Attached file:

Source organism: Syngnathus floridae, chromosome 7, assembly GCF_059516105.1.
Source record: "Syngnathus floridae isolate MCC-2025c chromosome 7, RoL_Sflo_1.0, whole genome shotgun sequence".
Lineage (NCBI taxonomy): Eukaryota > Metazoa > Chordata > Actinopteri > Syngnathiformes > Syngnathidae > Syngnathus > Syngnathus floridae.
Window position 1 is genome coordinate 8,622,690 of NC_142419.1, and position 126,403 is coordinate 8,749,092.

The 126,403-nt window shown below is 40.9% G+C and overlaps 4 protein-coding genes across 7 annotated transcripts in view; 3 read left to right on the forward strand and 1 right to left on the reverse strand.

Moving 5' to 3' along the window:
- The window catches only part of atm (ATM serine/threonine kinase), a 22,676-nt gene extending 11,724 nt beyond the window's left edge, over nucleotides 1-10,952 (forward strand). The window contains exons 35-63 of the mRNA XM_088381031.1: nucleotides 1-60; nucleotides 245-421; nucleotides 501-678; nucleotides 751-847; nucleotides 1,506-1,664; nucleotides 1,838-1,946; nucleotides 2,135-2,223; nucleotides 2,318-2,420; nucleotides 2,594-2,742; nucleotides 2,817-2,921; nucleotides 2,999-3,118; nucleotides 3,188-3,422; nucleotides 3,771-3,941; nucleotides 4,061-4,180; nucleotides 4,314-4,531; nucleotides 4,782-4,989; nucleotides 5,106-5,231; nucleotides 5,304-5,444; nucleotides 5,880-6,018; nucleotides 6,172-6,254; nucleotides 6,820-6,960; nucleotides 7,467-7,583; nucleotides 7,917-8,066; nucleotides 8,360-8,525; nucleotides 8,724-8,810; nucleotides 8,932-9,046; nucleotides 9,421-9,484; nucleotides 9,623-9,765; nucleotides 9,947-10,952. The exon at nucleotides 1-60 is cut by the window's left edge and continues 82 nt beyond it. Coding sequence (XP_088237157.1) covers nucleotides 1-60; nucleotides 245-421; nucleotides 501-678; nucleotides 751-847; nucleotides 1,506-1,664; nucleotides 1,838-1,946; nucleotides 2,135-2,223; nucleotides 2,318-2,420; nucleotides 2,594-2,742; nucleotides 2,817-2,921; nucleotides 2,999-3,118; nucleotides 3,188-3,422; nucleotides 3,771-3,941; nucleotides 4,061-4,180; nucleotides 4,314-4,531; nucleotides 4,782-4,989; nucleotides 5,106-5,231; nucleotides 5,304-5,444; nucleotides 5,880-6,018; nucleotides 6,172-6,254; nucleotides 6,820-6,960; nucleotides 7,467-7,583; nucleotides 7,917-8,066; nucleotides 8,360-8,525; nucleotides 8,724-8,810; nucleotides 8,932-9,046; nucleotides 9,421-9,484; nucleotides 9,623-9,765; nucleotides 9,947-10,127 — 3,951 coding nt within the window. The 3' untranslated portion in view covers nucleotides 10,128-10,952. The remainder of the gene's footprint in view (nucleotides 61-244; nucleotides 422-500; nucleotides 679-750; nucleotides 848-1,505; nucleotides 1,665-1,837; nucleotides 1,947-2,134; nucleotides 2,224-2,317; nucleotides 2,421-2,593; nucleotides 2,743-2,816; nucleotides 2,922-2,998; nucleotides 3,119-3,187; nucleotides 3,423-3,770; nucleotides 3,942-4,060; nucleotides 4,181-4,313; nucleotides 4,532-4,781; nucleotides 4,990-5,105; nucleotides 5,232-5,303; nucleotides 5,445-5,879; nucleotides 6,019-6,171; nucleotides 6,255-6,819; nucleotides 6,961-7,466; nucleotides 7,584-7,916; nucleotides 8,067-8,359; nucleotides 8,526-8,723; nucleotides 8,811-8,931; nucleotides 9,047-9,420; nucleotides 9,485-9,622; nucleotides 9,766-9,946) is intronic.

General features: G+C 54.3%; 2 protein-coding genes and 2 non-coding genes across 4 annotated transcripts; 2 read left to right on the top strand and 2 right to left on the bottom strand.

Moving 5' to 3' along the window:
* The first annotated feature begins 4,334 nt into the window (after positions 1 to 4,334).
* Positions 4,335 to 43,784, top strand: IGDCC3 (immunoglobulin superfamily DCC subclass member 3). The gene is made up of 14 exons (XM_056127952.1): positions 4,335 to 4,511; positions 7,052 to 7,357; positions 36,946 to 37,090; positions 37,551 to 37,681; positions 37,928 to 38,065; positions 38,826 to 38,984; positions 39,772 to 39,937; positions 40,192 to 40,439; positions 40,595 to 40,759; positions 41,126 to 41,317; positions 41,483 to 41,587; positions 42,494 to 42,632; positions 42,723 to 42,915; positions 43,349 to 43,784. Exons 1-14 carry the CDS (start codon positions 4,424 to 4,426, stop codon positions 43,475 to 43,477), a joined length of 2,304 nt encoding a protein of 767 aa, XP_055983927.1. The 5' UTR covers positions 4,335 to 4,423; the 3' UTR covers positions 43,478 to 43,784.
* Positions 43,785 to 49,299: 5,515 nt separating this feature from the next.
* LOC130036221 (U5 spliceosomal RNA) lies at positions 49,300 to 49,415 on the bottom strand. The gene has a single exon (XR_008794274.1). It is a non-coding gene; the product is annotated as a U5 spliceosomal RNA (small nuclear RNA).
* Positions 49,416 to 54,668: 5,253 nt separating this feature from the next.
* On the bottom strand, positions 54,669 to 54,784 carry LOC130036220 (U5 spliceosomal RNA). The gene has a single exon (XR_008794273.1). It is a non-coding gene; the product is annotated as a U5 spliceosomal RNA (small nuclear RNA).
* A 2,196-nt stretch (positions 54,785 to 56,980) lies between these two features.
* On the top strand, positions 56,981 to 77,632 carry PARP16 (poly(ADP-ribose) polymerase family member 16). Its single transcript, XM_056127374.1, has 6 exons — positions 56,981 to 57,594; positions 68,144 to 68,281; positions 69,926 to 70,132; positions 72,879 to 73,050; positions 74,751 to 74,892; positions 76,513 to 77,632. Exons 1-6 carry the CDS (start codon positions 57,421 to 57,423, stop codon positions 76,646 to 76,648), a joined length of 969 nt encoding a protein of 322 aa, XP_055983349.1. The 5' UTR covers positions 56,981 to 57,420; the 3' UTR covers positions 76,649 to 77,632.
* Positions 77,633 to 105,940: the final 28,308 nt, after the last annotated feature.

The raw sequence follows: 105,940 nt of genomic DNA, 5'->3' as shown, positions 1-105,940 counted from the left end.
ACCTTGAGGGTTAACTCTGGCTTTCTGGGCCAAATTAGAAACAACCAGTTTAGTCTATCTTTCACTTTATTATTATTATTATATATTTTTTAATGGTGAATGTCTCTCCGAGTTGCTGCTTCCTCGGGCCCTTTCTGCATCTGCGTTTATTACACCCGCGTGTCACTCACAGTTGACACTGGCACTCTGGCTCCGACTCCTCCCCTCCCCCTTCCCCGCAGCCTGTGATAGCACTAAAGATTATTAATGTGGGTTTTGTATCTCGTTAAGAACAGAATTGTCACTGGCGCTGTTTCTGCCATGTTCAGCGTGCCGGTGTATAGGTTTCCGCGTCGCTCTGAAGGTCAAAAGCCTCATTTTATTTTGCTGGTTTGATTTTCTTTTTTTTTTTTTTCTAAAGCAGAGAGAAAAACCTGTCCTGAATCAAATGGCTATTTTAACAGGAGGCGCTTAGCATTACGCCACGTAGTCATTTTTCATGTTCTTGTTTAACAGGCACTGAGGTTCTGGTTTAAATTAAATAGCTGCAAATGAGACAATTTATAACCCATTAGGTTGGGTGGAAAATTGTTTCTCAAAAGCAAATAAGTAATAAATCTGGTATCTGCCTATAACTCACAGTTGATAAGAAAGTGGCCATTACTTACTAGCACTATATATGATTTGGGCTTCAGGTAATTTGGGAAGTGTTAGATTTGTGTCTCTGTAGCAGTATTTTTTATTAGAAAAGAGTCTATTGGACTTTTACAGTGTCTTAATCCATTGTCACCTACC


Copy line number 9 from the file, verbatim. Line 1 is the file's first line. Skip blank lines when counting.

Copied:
Moving 5' to 3' along the window: